Last weekend’s Pizzitola Center reversal closed the book on yet another Yale-Brown split, the sixth in nine straight years of Bulldog-Bear back-to-back conference openers. The main man responsible for turning the previous week’s result around for the Bears: the unstoppable Sean McGonagill whose hot hand (29 points on 8-11 FG, 7-9 3PT) singlehandedly stopped a late Yale run and iced the game for Bruno. In what might have been their most complete effort of the year, the home team looked organized, prepared, and sharp– assisting on 19 of 27 field goals, including five impressive dimes from big man Rafael Maia.
The offense functioned exactly the way Brown fans had hoped it would entering this season with freshman Tavon Blackmon doing a solid job handling duties at the point (7 assists), while McGonagill was allowed to focus on pouring in shots from every corner of the floor. Dockery Walker provided an energetic spark off the bench with 10 points on 5-6 shooting, and Steve Spieth was all over the court with 9 points, 7 rebounds, 5 assists, and 2 steals.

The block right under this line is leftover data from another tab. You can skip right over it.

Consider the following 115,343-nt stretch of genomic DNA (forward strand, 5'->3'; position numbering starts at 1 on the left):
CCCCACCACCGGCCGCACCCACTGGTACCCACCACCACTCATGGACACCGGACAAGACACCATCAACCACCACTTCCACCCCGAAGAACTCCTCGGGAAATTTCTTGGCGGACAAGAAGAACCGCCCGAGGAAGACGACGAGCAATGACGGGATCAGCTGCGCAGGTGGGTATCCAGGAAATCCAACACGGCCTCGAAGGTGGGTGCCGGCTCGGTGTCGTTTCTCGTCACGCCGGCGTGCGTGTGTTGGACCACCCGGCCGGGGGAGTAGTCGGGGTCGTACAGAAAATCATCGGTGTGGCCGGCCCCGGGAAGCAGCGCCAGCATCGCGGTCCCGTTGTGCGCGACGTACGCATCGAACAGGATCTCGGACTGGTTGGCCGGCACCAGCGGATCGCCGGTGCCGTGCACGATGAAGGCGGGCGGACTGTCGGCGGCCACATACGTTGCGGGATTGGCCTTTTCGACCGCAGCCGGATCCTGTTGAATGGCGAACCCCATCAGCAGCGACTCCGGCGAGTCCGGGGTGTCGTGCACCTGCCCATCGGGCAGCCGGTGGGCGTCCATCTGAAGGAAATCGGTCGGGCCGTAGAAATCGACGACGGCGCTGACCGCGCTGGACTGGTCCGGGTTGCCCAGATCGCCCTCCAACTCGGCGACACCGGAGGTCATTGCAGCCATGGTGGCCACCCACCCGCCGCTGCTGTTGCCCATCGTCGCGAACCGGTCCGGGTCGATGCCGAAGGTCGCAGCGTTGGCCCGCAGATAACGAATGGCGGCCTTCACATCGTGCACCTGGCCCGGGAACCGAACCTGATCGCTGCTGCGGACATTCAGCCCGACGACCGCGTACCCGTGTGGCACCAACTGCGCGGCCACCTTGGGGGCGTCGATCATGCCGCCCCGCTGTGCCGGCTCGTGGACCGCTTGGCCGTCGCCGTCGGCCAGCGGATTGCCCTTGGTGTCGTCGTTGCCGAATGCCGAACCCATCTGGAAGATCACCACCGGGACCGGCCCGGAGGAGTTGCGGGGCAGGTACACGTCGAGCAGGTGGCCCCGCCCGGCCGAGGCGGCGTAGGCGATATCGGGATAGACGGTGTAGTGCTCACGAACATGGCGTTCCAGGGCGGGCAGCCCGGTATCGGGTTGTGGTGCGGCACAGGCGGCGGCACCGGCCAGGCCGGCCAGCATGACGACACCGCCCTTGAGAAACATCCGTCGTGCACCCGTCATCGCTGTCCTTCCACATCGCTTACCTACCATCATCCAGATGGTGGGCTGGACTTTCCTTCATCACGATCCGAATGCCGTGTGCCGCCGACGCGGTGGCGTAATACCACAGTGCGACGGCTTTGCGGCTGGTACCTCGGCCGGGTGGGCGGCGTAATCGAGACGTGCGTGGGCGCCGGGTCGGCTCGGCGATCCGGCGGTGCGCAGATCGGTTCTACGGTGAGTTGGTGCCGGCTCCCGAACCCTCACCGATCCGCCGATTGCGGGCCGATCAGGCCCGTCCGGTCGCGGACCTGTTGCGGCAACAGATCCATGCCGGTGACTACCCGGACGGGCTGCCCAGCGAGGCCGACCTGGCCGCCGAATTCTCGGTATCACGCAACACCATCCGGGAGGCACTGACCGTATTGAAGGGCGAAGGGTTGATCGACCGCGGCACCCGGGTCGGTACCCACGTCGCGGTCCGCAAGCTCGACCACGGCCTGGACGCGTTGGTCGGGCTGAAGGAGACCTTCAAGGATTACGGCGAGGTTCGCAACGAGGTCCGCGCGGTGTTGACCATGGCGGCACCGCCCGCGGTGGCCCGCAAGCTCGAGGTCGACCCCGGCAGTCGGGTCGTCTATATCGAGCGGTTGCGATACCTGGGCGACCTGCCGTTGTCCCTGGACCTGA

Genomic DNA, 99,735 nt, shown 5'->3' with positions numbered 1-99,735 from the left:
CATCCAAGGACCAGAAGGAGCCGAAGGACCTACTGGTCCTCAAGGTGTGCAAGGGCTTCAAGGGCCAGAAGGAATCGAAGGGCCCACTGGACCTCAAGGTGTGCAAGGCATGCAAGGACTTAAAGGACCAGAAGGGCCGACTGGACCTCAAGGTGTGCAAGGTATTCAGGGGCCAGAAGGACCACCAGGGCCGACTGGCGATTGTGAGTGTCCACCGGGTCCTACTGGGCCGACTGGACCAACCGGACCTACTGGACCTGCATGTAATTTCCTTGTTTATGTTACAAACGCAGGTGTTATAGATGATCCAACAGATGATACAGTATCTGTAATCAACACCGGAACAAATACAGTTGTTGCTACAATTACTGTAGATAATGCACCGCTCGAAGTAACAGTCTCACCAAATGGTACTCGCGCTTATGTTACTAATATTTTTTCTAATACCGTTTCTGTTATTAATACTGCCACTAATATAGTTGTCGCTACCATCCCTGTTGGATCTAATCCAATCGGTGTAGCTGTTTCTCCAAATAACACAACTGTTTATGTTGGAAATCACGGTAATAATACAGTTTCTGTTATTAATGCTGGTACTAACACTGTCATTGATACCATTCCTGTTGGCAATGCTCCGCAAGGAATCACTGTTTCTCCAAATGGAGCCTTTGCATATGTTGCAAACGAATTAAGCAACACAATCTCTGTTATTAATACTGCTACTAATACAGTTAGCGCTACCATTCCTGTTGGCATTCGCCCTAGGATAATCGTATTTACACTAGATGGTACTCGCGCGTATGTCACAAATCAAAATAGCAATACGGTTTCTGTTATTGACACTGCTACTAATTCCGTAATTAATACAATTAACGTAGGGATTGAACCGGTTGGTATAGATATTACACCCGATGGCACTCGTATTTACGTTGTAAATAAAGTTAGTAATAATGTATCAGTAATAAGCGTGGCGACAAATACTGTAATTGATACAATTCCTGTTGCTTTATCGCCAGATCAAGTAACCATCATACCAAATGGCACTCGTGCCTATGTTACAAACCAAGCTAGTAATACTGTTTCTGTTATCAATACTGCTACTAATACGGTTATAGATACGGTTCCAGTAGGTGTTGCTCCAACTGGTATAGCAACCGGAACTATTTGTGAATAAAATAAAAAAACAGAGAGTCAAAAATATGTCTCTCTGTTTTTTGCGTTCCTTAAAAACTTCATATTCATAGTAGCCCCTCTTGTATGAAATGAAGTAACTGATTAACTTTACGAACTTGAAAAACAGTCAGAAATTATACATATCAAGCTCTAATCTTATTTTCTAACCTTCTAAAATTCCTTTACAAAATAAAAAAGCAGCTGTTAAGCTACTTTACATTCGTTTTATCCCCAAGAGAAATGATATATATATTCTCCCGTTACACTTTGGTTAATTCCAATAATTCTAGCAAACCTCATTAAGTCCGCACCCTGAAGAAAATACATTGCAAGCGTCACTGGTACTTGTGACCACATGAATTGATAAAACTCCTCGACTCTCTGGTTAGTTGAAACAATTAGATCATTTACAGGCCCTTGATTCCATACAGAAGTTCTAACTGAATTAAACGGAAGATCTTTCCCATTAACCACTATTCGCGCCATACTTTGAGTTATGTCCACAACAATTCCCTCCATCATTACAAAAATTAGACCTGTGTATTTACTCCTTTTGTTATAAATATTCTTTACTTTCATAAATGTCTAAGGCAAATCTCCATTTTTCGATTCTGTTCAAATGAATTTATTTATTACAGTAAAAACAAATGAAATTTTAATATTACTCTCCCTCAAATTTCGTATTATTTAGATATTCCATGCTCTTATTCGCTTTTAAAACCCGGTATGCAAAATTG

In Coach Martin’s first season at the helm, the Bears overcame an unthinkable number of obstacles, playing at times with just seven healthy players, to finish top half for the first time since 2007-08. A dangerous and talented team when everyone was healthy (it was quite a rare occurrence), Brown seemed on the verge of something great in 2012-13. A thrilling final-minute comeback against crosstown rival Providence pushed the Bears to new heights as Tucker Halpern’s eighth three pointer splashed through the nylon in the final seconds, sending the Pizzatola Center into delirium and shock. They followed that up with a quality overtime victory over eventual MAAC champions, Niagara.